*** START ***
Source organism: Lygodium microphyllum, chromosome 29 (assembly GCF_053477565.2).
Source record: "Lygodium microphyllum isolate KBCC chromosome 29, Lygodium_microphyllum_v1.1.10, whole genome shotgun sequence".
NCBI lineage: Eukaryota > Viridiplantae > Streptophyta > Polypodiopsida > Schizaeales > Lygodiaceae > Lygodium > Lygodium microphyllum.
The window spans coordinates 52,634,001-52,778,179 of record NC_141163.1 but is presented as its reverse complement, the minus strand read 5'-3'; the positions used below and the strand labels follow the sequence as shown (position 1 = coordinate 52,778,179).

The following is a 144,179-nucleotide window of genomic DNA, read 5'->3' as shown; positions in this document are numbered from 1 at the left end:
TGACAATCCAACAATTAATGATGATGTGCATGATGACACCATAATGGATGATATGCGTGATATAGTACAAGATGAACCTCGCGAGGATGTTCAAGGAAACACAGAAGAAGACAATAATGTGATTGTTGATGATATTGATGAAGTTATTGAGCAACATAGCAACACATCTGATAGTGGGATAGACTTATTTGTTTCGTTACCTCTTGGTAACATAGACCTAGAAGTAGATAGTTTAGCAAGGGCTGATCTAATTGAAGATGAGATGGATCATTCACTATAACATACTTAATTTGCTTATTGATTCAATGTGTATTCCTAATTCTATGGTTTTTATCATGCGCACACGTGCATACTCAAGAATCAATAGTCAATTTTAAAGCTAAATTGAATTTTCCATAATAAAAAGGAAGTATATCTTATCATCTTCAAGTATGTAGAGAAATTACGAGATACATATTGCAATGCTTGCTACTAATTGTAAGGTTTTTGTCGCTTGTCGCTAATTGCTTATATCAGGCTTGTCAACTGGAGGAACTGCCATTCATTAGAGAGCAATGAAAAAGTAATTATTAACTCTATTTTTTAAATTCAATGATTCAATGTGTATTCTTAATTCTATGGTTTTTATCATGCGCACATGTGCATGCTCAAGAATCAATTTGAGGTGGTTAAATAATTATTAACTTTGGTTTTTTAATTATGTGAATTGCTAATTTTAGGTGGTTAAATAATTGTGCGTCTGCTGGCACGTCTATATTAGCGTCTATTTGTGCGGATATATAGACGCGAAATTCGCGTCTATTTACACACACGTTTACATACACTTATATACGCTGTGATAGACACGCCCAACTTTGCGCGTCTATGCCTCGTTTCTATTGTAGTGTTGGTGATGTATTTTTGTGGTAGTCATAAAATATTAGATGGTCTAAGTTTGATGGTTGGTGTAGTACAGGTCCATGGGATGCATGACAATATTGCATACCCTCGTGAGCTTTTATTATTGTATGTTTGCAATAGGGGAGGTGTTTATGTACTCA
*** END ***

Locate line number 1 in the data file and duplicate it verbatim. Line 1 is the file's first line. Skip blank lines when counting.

Source organism: Lygodium microphyllum, chromosome 29 (assembly GCF_053477565.2).